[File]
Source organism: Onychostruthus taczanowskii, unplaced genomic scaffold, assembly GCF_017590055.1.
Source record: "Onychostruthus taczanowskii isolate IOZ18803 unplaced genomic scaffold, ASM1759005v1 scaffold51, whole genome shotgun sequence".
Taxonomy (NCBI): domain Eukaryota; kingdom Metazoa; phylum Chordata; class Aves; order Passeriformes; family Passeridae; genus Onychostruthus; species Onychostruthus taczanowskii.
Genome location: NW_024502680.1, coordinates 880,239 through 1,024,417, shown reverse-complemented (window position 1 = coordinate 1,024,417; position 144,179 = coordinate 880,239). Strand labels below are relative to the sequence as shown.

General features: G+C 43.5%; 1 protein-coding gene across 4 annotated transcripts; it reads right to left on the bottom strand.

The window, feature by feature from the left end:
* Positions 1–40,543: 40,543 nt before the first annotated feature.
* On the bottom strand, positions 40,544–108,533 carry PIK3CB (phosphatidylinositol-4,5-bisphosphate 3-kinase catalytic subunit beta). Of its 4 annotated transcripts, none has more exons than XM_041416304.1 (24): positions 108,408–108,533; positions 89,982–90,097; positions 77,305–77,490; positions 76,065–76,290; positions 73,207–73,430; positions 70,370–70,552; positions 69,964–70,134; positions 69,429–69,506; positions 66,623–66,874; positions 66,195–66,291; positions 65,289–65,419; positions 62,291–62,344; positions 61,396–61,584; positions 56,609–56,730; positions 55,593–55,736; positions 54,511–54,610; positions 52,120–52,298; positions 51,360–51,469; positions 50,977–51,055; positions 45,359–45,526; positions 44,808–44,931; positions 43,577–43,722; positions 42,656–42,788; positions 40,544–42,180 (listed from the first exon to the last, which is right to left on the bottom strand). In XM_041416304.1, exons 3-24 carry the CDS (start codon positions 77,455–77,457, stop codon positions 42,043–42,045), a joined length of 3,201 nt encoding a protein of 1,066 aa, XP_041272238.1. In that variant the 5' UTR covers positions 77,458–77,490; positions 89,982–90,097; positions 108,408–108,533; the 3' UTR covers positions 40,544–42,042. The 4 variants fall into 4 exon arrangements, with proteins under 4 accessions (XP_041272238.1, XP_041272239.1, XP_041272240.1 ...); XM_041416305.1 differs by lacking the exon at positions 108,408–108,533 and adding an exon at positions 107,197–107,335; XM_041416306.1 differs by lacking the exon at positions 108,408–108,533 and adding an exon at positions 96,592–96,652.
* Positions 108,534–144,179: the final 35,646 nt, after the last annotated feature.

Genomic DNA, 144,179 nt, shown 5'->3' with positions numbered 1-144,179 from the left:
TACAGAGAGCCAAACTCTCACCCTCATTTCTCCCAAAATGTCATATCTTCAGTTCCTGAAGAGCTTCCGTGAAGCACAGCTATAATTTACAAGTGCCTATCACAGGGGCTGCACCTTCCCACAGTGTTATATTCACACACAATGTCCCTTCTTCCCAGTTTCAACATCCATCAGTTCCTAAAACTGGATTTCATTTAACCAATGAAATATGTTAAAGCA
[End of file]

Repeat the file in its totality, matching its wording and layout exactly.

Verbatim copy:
Source organism: Onychostruthus taczanowskii, unplaced genomic scaffold, assembly GCF_017590055.1.
Source record: "Onychostruthus taczanowskii isolate IOZ18803 unplaced genomic scaffold, ASM1759005v1 scaffold51, whole genome shotgun sequence".
Taxonomy (NCBI): domain Eukaryota; kingdom Metazoa; phylum Chordata; class Aves; order Passeriformes; family Passeridae; genus Onychostruthus; species Onychostruthus taczanowskii.
Genome location: NW_024502680.1, coordinates 880,239 through 1,024,417, shown reverse-complemented (window position 1 = coordinate 1,024,417; position 144,179 = coordinate 880,239). Strand labels below are relative to the sequence as shown.

General features: G+C 43.5%; 1 protein-coding gene across 4 annotated transcripts; it reads right to left on the bottom strand.

The window, feature by feature from the left end:
* Positions 1–40,543: 40,543 nt before the first annotated feature.
* On the bottom strand, positions 40,544–108,533 carry PIK3CB (phosphatidylinositol-4,5-bisphosphate 3-kinase catalytic subunit beta). Of its 4 annotated transcripts, none has more exons than XM_041416304.1 (24): positions 108,408–108,533; positions 89,982–90,097; positions 77,305–77,490; positions 76,065–76,290; positions 73,207–73,430; positions 70,370–70,552; positions 69,964–70,134; positions 69,429–69,506; positions 66,623–66,874; positions 66,195–66,291; positions 65,289–65,419; positions 62,291–62,344; positions 61,396–61,584; positions 56,609–56,730; positions 55,593–55,736; positions 54,511–54,610; positions 52,120–52,298; positions 51,360–51,469; positions 50,977–51,055; positions 45,359–45,526; positions 44,808–44,931; positions 43,577–43,722; positions 42,656–42,788; positions 40,544–42,180 (listed from the first exon to the last, which is right to left on the bottom strand). In XM_041416304.1, exons 3-24 carry the CDS (start codon positions 77,455–77,457, stop codon positions 42,043–42,045), a joined length of 3,201 nt encoding a protein of 1,066 aa, XP_041272238.1. In that variant the 5' UTR covers positions 77,458–77,490; positions 89,982–90,097; positions 108,408–108,533; the 3' UTR covers positions 40,544–42,042. The 4 variants fall into 4 exon arrangements, with proteins under 4 accessions (XP_041272238.1, XP_041272239.1, XP_041272240.1 ...); XM_041416305.1 differs by lacking the exon at positions 108,408–108,533 and adding an exon at positions 107,197–107,335; XM_041416306.1 differs by lacking the exon at positions 108,408–108,533 and adding an exon at positions 96,592–96,652.
* Positions 108,534–144,179: the final 35,646 nt, after the last annotated feature.

Genomic DNA, 144,179 nt, shown 5'->3' with positions numbered 1-144,179 from the left:
TACAGAGAGCCAAACTCTCACCCTCATTTCTCCCAAAATGTCATATCTTCAGTTCCTGAAGAGCTTCCGTGAAGCACAGCTATAATTTACAAGTGCCTATCACAGGGGCTGCACCTTCCCACAGTGTTATATTCACACACAATGTCCCTTCTTCCCAGTTTCAACATCCATCAGTTCCTAAAACTGGATTTCATTTAACCAATGAAATATGTTAAAGCA